Journal Article

Religion in Modernity as a New Axial Age: Secularization or New Religious Forms?

Yves Lambert

in Sociology of Religion

Published on behalf of Association for the Sociology of Religion

Volume 60, issue 3, pages 303-333
Published in print January 1999 | ISSN: 1069-4404
Published online January 1999 | e-ISSN: 1759-8818 | DOI: http://dx.doi.org/10.2307/3711939
Religion in Modernity as a New Axial Age: Secularization or New Religious Forms?

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This article proposes a general model of analysis of the relations between religion and modernity, where modernity is conceived as a new axial age. Modernity appears to have four principal types of religious effects: decline, adaptation and reinterpretation, conservative reaction, and innovation. It produces secularization as well as new religious forms, in particular: worldliness, dehierarchization of the human and the divine, self-spirituality, parascientificity, pluralism, and mobility. Two thresholds of secularization are distinguished: (1) autonomization in relation to a religious authority and (2) abandonment of any religious symbol. I conclude that the first threshold has largely been crossed, but not the second one, except in some domains (science, economics) or for only a minority of the population. This is because of the adaptation of the great religions to modernity, of fundamentalist reactions, and of the spread of new religious forms.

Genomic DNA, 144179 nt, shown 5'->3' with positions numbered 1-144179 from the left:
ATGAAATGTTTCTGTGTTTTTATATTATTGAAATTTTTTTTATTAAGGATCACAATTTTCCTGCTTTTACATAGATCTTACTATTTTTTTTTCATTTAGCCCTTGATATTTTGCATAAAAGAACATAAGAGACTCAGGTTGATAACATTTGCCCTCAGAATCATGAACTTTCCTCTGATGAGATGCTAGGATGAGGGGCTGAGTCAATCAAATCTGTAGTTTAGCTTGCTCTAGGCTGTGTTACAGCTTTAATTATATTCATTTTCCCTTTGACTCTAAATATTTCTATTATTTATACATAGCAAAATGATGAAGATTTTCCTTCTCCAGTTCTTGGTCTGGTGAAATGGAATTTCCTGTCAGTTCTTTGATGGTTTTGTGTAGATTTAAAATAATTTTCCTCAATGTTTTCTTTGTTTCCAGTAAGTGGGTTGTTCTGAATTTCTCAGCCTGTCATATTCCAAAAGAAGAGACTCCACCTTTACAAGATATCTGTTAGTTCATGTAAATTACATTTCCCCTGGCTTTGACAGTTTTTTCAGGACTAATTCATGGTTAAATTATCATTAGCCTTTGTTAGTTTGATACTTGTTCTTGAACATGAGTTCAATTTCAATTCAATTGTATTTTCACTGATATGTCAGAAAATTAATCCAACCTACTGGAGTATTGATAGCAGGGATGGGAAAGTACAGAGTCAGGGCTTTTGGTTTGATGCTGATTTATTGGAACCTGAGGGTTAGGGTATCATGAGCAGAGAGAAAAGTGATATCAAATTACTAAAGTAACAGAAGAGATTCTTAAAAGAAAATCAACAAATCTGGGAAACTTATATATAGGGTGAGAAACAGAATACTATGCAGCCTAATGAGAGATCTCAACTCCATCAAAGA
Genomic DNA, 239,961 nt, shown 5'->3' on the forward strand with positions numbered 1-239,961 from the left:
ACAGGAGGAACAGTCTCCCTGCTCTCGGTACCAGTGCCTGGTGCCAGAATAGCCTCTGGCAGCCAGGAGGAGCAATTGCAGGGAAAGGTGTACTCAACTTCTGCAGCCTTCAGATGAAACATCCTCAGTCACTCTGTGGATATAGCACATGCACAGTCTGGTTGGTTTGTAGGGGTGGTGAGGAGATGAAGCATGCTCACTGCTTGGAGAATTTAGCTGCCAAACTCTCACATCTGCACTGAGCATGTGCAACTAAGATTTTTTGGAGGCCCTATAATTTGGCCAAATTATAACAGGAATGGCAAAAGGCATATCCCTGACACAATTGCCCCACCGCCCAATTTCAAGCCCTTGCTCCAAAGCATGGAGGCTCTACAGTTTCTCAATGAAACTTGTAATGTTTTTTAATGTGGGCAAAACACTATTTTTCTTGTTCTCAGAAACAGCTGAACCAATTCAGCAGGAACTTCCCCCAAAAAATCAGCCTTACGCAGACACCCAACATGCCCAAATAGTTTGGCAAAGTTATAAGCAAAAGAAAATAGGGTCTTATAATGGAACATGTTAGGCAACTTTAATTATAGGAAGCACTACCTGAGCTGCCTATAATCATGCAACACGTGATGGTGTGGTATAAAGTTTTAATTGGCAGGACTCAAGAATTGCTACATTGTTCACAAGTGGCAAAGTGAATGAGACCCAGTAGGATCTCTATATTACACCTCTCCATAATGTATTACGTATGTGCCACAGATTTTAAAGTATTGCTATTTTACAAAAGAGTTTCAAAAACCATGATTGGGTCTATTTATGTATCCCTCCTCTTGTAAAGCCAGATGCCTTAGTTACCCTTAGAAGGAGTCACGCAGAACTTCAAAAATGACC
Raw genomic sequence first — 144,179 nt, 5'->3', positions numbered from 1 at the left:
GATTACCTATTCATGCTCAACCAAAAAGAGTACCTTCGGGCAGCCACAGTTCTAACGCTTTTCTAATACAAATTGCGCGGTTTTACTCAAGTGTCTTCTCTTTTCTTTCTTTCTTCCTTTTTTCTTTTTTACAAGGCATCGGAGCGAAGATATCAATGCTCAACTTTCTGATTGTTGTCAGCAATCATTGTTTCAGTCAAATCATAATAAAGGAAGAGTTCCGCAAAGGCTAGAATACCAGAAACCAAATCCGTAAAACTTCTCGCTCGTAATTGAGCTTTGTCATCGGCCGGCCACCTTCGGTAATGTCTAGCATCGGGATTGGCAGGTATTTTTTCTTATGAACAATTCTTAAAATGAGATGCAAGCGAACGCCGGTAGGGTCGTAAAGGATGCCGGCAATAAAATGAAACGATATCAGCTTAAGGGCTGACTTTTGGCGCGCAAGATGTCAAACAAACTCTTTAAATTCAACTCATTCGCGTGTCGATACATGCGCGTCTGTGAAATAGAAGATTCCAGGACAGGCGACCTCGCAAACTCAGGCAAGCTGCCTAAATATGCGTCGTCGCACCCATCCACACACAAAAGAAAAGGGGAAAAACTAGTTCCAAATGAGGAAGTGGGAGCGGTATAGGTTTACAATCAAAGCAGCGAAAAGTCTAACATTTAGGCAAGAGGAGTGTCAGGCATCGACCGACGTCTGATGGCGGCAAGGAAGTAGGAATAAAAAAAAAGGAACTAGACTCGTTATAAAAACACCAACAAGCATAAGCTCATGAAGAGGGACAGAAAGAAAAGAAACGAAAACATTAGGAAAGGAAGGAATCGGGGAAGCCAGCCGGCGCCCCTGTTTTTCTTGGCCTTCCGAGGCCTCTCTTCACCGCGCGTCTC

Journal Article.  0 words. 

Subjects: Religion ; Sociology of Religion

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